Late on Tuesday morning I got to visit Algonquin’s Chapel Hill office to sign some books and meet some of the staff. The editors and some of the other staff were in New York for the spring sales conference, so I didn’t get to meet them, but I did get to meet my copy editor–who made sure the novel was free of grammatical and mechanical errors–and the art department, which came up with the gorgeous cover. They were all incredibly busy but took the time to say hello and ask me to think about what I might like on the paperback cover. I also met some very nice–and very young–interns. I signed something like three hundred books, then my publicist Brooke and Algonquin’s social media whiz Debra took me out to lunch and then to Flyleaf Books, where I signed their remaining stock and bought some thank-you notes.
Between the ages of 8 and 16, I lived in Winston-Salem, so driving into the small city was nostalgic in a strange way. As a kid, I had my own suburban neighborhood memorized, but I had not gone downtown very much, and I had not learned how to drive in Winston-Salem, so while some street names were familiar, I didn’t have a good internal map. Downtown Winston-Salem has also undergone a significant renaissance in the past thirty years–now there is a vibrant arts district and a general sense of growth and prosperity. (More on nostalgia and childhood in a subsequent post.)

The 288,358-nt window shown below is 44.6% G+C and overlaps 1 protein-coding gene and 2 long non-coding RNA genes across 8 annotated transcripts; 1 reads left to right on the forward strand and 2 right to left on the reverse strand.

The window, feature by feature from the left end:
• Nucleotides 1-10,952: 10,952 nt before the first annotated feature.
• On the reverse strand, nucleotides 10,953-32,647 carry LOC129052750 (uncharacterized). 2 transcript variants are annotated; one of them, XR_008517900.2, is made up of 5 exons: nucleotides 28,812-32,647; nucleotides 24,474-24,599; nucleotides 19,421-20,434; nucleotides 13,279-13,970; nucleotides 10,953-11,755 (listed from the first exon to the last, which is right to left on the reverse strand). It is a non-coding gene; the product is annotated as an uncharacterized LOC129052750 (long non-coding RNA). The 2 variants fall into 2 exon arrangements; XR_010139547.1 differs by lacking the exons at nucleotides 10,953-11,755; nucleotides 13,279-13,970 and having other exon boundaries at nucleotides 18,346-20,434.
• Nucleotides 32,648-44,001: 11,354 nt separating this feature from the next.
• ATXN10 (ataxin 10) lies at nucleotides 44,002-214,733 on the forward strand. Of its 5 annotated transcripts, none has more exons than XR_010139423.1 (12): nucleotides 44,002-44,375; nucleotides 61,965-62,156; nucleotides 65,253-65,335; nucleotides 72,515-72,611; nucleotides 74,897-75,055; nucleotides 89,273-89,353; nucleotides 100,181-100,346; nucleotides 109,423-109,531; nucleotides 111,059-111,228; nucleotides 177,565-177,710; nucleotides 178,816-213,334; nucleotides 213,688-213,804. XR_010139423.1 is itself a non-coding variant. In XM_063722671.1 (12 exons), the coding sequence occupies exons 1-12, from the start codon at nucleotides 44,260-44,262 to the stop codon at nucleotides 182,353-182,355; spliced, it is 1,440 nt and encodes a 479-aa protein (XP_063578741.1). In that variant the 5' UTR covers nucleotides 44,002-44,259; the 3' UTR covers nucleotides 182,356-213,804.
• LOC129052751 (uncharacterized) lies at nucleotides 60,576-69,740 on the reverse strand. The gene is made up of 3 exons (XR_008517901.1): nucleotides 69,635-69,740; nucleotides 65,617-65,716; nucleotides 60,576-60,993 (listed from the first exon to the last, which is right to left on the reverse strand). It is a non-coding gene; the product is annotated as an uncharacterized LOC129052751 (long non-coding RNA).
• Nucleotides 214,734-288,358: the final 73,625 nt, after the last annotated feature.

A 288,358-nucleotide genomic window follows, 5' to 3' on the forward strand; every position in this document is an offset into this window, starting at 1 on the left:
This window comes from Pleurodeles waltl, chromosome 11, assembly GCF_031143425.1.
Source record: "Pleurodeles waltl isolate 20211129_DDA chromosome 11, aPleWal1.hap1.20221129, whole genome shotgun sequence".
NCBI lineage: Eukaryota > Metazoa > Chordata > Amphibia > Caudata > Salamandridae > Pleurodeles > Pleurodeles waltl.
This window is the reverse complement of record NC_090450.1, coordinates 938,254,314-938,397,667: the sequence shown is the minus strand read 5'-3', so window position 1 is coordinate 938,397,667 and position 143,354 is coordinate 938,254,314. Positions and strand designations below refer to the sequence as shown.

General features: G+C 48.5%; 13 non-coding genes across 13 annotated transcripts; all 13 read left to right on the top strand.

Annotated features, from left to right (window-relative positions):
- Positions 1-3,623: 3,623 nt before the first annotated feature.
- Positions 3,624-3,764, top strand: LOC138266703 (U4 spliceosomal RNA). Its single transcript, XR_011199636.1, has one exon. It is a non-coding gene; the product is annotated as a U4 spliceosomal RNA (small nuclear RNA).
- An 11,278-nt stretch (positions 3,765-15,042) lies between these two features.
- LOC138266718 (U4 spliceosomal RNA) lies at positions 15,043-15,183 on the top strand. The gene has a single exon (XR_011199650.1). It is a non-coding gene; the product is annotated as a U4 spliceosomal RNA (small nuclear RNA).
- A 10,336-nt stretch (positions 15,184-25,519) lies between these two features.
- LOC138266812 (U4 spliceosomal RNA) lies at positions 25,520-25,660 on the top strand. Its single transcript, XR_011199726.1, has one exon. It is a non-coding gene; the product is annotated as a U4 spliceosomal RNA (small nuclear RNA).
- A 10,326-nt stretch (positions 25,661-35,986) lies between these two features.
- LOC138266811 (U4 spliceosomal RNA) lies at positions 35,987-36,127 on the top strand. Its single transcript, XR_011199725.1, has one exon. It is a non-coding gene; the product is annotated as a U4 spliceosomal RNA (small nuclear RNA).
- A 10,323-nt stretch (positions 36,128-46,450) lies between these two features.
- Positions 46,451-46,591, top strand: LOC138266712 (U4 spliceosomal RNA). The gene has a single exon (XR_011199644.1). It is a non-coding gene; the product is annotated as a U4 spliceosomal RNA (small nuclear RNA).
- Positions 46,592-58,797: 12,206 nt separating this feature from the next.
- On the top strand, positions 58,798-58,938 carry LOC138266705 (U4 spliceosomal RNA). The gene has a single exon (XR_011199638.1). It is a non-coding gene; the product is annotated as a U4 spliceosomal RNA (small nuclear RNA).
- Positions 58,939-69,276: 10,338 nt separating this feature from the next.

Bookmarks is another interesting independent bookstore. For several years, Bookmarks has been a literary arts organization that puts on a yearly books festival, but this summer they opened a new brick-and-mortar bookstore. It’s non-profit, and Bookmarks supports a variety of things, including an authors in schools program.
The store looks a bit like an industrial loft, with concrete floors and bookshelves on casters so they can be wheeled away to make space for events. Charlie Lovett, an author and president of the board of directors of Bookmarks, interviewed me for a new podcast series he was creating, “Inside the Writer’s Studio.” I was to be the first author interviewed for the series. We sat in a pair of leather club chairs on a small stage in front of a small crowd of fifteen folks, including a few Woodberry grads, one current and one future Woodberry Tiger, and my old next-door neighbors in Winston-Salem. Charlie, himself a Woodberry grad (class of ’80), brought his Woodberry letter jacket and draped it over the back of his chair for our interview. I enjoyed the conversation, although as usual, despite Charlie’s assurances to the contrary, I maybe went on a bit too long in my answers. What was just as enjoyable was talking with folks before and afterwards. Jule Banzet, another Woodberry grad, brought his two sons, one a current fourth or fifth former and the other a hopeful future Tiger. His youngest son approached me afterward as I was signing books and asked me very politely why I had called my book Shadow of the Lions. Not sure I would have been able to do that at his age.